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J. Biol. Chem. 279 (26): 26991-27007

© 2004 by The American Society for Biochemistry and Molecular Biology, Inc.

CD44 Interaction with Na+-H+ Exchanger (NHE1) Creates Acidic Microenvironments Leading to Hyaluronidase-2 and Cathepsin B Activation and Breast Tumor Cell Invasion*

Lilly Y. W. Bourguignon{ddagger}§, Patrick A. Singleton{ddagger}, Falko Diedrich{ddagger}, Robert Stern¶, , and Eli Gilad{ddagger}

{ddagger}Department of Medicine, University of California, and Endocrine Unit, Veterans Affairs Medical Center and the Department of Pathology, University of California, San Francisco, California 94121

Abstract: We have explored CD44 (a hyaluronan (HA) receptor) interaction with a Na+-H+ exchanger (NHE1) and hyaluronidase-2 (Hyal-2) during HA-induced cellular signaling in human breast tumor cells (MDA-MB-231 cell line). Immunological analyses demonstrate that CD44s (standard form) and two signaling molecules (NHE1 and Hyal-2) are closely associated in a complex in MDA-MB-231 cells. These three proteins are also significantly enriched in cholesterol and ganglioside-containing lipid rafts, characterized as caveolin and flotillin-rich plasma membrane microdomains. The binding of HA to CD44 activates Na+-H+ exchange activity which, in turn, promotes intracellular acidification and creates an acidic extracellular matrix environment. This leads to Hyal-2-mediated HA catabolism, HA modification, and cysteine proteinase (cathepsin B) activation resulting in breast tumor cell invasion. In addition, we have observed the following: (i) HA/CD44-activated Rho kinase (ROK) mediates NHE1 phosphorylation and activity, and (ii) inhibition of ROK or NHE1 activity (by treating cells with a ROK inhibitor, Y27632, or NHE1 blocker, S-(N-ethyl-N-isopropyl) amiloride, respectively) blocks NHE1 phosphorylation/Na+-H+ exchange activity, reduces intracellular acidification, eliminates the acidic environment in the extracellular matrix, and suppresses breast tumor-specific behaviors (e.g. Hyal-2-mediated HA modification, cathepsin B activation, and tumor cell invasion). Finally, down-regulation of CD44 or Hyal-2 expression (by treating cells with CD44 or Hyal-2-specific small interfering RNAs) not only inhibits HA-mediated CD44 signaling (e.g. ROK-mediated Na+-H+ exchanger reaction and cellular pH changes) but also impairs oncogenic events (e.g. Hyal-2 activity, hyaluronan modification, cathepsin B activation, and tumor cell invasion). Taken together, our results suggest that CD44 interaction with a ROK-activated NHE1 (a Na+-H+ exchanger) in cholesterol/ganglioside-containing lipid rafts plays a pivotal role in promoting intracellular/extracellular acidification required for Hyal-2 and cysteine proteinase-mediated matrix degradation and breast cancer progression.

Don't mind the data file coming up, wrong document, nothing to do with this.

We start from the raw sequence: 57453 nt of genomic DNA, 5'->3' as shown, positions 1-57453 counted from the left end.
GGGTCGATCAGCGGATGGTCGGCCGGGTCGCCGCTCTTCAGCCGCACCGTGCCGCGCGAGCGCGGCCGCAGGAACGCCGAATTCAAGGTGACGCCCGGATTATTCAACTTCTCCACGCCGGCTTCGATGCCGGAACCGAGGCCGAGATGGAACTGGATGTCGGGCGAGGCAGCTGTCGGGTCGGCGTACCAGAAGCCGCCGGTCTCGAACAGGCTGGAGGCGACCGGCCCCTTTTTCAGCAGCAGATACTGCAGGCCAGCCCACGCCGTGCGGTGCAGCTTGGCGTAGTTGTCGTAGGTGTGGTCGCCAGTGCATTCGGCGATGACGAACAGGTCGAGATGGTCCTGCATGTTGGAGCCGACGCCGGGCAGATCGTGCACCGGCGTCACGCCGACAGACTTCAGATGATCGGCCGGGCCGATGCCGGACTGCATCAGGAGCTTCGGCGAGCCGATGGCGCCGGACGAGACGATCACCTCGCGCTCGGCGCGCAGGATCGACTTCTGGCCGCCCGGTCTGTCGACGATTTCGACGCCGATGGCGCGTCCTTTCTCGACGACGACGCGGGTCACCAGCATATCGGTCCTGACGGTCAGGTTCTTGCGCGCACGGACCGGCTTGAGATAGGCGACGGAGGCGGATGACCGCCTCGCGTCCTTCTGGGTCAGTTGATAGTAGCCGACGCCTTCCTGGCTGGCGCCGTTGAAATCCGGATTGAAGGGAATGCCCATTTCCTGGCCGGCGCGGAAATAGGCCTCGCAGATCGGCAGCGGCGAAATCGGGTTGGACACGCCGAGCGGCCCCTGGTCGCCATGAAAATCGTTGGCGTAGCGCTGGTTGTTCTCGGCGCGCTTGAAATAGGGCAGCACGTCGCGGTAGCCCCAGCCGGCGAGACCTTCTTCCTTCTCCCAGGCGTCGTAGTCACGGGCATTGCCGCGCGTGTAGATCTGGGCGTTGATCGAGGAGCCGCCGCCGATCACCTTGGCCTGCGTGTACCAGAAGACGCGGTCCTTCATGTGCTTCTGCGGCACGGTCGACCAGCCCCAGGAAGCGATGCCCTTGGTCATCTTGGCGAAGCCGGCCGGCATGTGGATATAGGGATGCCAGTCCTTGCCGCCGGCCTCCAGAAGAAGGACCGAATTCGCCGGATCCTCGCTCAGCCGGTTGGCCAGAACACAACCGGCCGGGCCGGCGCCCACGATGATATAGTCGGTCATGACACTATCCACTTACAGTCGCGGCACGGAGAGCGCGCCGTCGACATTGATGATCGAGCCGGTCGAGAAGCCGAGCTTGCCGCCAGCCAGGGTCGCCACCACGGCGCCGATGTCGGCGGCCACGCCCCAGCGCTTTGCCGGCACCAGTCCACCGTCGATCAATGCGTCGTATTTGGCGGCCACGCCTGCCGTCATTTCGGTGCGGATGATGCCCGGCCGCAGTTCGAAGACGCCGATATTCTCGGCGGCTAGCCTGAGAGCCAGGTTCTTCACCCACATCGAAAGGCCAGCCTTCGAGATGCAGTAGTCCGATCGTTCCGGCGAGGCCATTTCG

Received for publication October 29, 2003. Revision received April 15, 2004.

* This work was supported by United States Public Health Grants R01 CA66163, R01 CA 78633, and P01 AR39448 from the National Institutes of Health and a Veterans Affairs Merit Review grant. The costs of publication of this article were defrayed in part by the payment of page charges. This article must therefore be hereby marked "advertisement" in accordance with 18 U.S.C. Section 1734 solely to indicate this fact.

§ To whom correspondence and reprint requests should be addressed: Endocrine Unit (111N), Dept. of Medicine, University of California, San Francisco, and Veterans Affairs Medical Center, 4150 Clement St., San Francisco, CA 94121. Tel.: 415-221-4810 (Ext. 3321); Fax: 415-383-1638; E-mail: lillyb{at}itsa.ucsf.edu.


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